Fixodent Denture Cream Still Poses Risk of Zinc Poisoning

<"">Fixodent maker Procter & Gamble continues to use zinc in the popular denture cream, despite its serious health risks. That Procter & Gamble would continue to expose Fixodent users to zinc is especially striking when you consider that GlaxoSmithKline, the maker of <"">Super Poligrip denture creams, removed the dangerous ingredient from those products almost a year ago.

Compelling evidence exists that long-term exposure to the zinc in denture cream can lead to nerve damage and disability. In August 2008, the peer reviewed journal “Neurology” reported on four patients suffering from neuropathy and other neurological symptoms typical of zinc poisoning and copper depletion. The article specifically linked excess zinc in denture cream to “profound neurologic disease” in the patients reviewed.

In the fall of 2009, researchers at Vanderbilt University and the University of Michigan published a study in NeuroToxicology that detailed 11 users of zinc-containing denture creams who had suffered from significant injuries and neurological disorders for a period of years. After the 11 patients stopped using denture creams, their zinc and copper levels normalized. This led the study authors to conclude that: “Inappropriate use of denture cream appears to be the sole source of excessive zinc in these patients.”

In February 2010, after some Super Poligrip users had filed lawsuits alleging zinc poisoning, GlaxoSmithKline announced it would stop the manufacture, distribution and advertising of three Super Poligrip products that contained zinc. In a statement posted on its website, Glaxo said it was reformulating the Super Poligrip products as a precautionary measure to minimize any potential risks to consumers.

A month later, and without much fanfare, Procter & Gamble began cautioning consumers about zinc in Fixodent denture creams on it website, The new information stated that some reports suggest that excessive and prolonged zinc intake may be linked to adverse health effects. At the same time, Procter & Gamble also began shipping Fixodent with updated label instructions on how to apply the product.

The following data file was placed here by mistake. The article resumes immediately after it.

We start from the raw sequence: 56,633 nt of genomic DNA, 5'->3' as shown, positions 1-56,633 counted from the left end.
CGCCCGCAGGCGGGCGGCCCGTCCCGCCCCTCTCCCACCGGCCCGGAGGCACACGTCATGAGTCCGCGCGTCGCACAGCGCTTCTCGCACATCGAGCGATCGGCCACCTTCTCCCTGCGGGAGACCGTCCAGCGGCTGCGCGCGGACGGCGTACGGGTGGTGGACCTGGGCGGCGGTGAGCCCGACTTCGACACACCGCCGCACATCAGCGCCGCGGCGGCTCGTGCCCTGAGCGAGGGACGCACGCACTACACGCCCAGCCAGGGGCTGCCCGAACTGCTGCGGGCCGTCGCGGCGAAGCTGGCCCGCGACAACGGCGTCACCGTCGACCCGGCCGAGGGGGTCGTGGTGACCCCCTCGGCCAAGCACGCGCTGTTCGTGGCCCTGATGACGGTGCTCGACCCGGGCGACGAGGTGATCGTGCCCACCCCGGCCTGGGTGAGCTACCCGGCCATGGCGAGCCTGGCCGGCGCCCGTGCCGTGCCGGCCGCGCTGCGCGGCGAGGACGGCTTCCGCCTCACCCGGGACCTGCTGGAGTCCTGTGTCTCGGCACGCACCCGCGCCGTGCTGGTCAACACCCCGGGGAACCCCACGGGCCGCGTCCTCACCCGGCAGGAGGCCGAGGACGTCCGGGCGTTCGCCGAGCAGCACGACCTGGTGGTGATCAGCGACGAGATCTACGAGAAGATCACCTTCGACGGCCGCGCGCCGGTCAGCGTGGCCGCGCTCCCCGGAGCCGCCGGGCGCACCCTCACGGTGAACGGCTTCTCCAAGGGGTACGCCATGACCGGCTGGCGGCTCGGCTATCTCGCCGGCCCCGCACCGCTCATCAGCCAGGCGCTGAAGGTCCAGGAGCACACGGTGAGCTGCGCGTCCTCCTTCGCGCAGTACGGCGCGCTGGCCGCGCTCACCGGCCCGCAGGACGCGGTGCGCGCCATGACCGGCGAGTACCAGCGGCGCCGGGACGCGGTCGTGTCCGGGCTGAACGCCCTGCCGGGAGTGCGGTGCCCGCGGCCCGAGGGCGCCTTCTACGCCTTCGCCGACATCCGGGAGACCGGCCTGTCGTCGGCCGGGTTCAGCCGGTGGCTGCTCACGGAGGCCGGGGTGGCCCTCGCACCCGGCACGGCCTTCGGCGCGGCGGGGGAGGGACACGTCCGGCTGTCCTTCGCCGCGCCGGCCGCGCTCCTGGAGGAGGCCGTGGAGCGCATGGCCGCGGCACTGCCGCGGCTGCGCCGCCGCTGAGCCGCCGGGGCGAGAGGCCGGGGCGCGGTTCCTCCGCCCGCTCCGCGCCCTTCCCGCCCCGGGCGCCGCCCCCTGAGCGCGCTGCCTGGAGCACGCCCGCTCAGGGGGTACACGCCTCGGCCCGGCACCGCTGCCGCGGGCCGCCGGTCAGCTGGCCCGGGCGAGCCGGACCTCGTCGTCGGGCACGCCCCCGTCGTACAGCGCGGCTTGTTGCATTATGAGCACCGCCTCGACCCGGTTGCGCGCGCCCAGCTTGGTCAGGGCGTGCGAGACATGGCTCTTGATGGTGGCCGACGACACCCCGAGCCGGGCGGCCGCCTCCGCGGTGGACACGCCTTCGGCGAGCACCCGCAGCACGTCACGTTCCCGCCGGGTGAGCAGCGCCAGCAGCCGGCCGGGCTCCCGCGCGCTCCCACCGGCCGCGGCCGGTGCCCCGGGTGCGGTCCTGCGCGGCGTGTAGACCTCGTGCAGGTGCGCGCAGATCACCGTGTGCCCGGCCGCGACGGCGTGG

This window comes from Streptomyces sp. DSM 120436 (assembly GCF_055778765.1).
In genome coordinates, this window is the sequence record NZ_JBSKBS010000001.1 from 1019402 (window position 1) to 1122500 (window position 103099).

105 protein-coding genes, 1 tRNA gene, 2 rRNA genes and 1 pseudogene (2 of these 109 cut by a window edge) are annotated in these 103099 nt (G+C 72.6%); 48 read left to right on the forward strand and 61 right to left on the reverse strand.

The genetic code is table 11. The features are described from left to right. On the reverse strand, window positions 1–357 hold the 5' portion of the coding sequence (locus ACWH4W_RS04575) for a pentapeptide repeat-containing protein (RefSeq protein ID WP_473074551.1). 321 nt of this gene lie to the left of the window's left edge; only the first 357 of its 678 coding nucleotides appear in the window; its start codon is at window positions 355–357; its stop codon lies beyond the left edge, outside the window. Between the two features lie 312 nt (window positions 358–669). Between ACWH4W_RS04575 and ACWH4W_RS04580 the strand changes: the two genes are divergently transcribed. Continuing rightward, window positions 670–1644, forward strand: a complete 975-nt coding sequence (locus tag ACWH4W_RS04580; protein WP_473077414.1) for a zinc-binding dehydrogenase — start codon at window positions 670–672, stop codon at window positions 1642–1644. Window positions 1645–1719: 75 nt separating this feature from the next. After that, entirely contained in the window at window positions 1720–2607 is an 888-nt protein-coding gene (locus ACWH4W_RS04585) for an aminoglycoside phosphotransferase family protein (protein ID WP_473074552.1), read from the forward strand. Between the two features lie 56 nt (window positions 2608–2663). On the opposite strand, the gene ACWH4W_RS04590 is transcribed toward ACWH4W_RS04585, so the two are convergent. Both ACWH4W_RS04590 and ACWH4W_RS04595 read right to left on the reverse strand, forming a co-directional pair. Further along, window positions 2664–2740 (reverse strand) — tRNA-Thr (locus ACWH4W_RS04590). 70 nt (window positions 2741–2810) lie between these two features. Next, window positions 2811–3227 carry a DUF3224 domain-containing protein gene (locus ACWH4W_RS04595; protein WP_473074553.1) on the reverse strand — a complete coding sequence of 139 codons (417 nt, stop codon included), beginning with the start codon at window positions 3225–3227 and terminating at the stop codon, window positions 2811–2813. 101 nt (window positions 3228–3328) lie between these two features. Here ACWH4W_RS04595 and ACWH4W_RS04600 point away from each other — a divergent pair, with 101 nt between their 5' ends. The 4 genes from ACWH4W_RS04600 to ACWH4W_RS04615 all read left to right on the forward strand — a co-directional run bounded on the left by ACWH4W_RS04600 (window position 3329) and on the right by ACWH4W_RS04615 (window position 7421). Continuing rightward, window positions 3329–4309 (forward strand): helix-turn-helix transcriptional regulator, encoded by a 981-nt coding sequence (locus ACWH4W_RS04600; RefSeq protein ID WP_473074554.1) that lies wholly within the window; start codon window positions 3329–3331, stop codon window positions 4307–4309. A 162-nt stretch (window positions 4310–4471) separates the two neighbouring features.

At least one law firm representing plaintiffs in denture cream poisoning lawsuits said at the time that Procter & Gamble didn’t go far enough. In a statement, New York-based <"">Parker Waichman Alonso LLP said that the lack of a clear warning combined with ambiguous instructions for use only serve to enhance the danger faced by consumers.

“While any new caution regarding Fixodent is a step in the right direction, it does not go nearly far enough,” said Andres Alonso, a partner of Parker Waichman Alonso. “Procter & Gamble’s attempt to do this quietly will leave too many consumers unaware of the danger that Fixodent could pose to their health. As long as these products continue to be sold, they remain a serious public health threat.”

Unfortunately, Procter & Gamble ignored, and continues to ignore, calls to do more to protect consumers who use Fixodent. Not only are zinc-containing Fixodent products still being sold, but Procter & Gamble has yet to add even a simple warning to its packaging about the health risks of zinc.

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